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NWP Global Registry of Apprentice Ecologists - Warwick, Rhode Island, USA

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Warwick, Rhode Island, USA
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Registered: July 2015
City/Town/Province: Warwick
Posts: 1
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Fish in the Environment

I am a seventeen year old high school student from Warwick, Rhode Island. Environmental concern was presented to me in a unique way. Moving from South Korea to Japan and from Japan to the U.S., I was able to see many different parts of the world since the beginning of my life. As my family moved from country to country, the cultures changed, but nature didn’t. I found comfort in that a toad in a creek in Japan would always be a toad in a creek regardless of culture. However, it was when I came to the U.S. that I took on a hobby that gave me the spark I needed to ignite my initiative in environmental preservation. This hobby was that of fishing.
Many years ago, on the day that I arrived in my new home in Rhode Island, I remember vividly my futile attempts at fishing for the first time, not catching any fish in this small, skimpy pond named Ryan’s Pond. At the time, I wasn’t interested in fishing and just wanted to go back home. It was one of those hot, humid days that made me want to just relax in the air-conditioned confines of my home. It wasn’t long however, before a friendly fisherman proceeded to lend us a hand. On my first fish, using shrimp (in a freshwater pond!), I remember the feeling of the subtle yet inexpressible excitement that came from the wary little nips that the fish would take. I was hooked. It was there that my love for fishing originated, which in turn sparked my interest for the environment.
Today, my brother and I take fishing as our primary hobby. We frequent the water bodies in our area on our canoe especially during the long days and nights of summer. One summer day, we returned to the pond where we first took on fishing. Upon our arrival, instead of finding that small, cozy pond we used to frequent, we found a heavily eutrophicated, heavy-metal ridden pond. It took us by surprise to say the least. By this time, my brother was a junior and I was a sophomore in high school. Wanting to preserve our lakes and ponds from further pollution, we conducted an awareness project to raise the awareness on the level of pollution in our water bodies. This established the launching of our efforts to save the environment.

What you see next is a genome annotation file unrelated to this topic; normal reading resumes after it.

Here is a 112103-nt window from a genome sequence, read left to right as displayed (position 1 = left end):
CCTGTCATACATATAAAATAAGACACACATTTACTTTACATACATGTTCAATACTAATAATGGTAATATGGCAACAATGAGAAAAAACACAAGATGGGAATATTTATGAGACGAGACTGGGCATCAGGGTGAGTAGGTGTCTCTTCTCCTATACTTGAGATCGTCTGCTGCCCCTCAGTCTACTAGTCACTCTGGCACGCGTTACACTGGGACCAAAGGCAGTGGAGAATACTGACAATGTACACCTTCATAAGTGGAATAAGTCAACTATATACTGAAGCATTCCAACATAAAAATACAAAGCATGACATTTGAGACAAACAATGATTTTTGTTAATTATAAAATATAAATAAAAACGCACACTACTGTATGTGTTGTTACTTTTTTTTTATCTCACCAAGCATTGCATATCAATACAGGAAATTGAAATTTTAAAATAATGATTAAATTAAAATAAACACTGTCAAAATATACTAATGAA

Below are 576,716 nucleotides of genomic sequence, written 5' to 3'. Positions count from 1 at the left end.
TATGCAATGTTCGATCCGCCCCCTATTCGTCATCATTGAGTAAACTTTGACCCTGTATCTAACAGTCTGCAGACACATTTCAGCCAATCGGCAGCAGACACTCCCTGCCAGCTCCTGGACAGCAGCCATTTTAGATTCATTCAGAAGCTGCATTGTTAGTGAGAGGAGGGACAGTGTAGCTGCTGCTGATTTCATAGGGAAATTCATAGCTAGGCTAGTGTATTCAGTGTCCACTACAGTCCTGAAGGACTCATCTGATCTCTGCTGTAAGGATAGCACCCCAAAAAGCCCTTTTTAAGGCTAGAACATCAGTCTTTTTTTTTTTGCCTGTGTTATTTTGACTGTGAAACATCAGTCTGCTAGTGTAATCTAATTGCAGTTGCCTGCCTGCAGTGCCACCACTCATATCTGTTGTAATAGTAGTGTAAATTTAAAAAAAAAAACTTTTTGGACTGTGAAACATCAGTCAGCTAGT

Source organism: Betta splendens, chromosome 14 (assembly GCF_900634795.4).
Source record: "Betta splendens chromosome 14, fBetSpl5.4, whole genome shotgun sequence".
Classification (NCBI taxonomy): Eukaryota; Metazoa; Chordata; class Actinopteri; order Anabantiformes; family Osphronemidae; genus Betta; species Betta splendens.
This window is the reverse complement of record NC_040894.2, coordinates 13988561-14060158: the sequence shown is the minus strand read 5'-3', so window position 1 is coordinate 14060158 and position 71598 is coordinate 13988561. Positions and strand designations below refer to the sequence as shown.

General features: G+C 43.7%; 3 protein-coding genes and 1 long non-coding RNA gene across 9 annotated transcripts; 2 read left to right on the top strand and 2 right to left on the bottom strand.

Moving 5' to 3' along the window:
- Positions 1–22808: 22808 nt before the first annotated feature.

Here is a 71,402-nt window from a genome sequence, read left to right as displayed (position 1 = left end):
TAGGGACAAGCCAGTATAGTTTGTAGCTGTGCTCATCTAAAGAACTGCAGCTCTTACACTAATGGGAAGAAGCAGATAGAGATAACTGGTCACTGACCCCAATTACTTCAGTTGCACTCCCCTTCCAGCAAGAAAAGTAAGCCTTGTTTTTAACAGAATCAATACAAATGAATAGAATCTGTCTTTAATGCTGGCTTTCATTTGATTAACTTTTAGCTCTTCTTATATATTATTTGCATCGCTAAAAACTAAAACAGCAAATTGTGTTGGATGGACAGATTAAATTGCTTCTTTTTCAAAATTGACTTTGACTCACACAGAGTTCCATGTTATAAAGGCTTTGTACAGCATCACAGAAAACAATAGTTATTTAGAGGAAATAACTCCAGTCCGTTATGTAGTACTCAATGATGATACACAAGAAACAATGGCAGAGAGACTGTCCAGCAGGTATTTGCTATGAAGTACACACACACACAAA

However, it was this year that I started to lead a collaborative effort with my brother on a project to find a practical alternative in remediating heavy metal polluted water, particularly that of lead (II), in our very own state of Rhode Island. Collaborating with the chairman of the environmental chemistry of Brown University and staff, we worked together in conducting research in this area. As of this time, phytoremediative and bioremediative methods of cleansing water existed, as local colleges had implemented them already; however, I wanted to create a more cost-effective yet more efficient way to remediate water. Using only indigenous species to avoid introducing any invasive species, we optimized a combination of actinomycetes and water hyacinths to discover a synergistic method of remediating water. We ran tests measuring the rates of absorption of the different combinations in different concentrations of lead (II). Employing very precise machines such as the ICP-AES, we were able to gain very precise results confirming our hypothesis. It was a novel find, and through this research, I gained renewed hope for the preservation of our precious water bodies.
My involvement in environmental preservation has allowed me to integrate myself with the land in which we live. This has not only heightened my awareness on environmental preservation, but has also given me a newfound devotion to teamwork and problem solving, traits that are necessary in solving global problems. Projects of this type are continually becoming more important as more and more pollutants are being introduced into our water bodies. With the gradual decrease in the availability of clean water globally, keeping our fresh water bodies free of pollutants is even more important than ever.
I believe that respect is mutual. My love for fishing requires the reciprocated respect for the fish and our shared environment. The environment is a part of our lives, and we must protect it. My work on removing pollutants in our local water bodies will continue into the future, and maybe, very soon, that pond where it all started may spring back to life.
Date: July 29, 2015 Views: 4683 File size: 15.7kb, 2823.9kb : 4128 x 2322
Hours Volunteered: 550
Volunteers: 5
Authors Age & Age Range of Volunteers: 17 & 18 to 59
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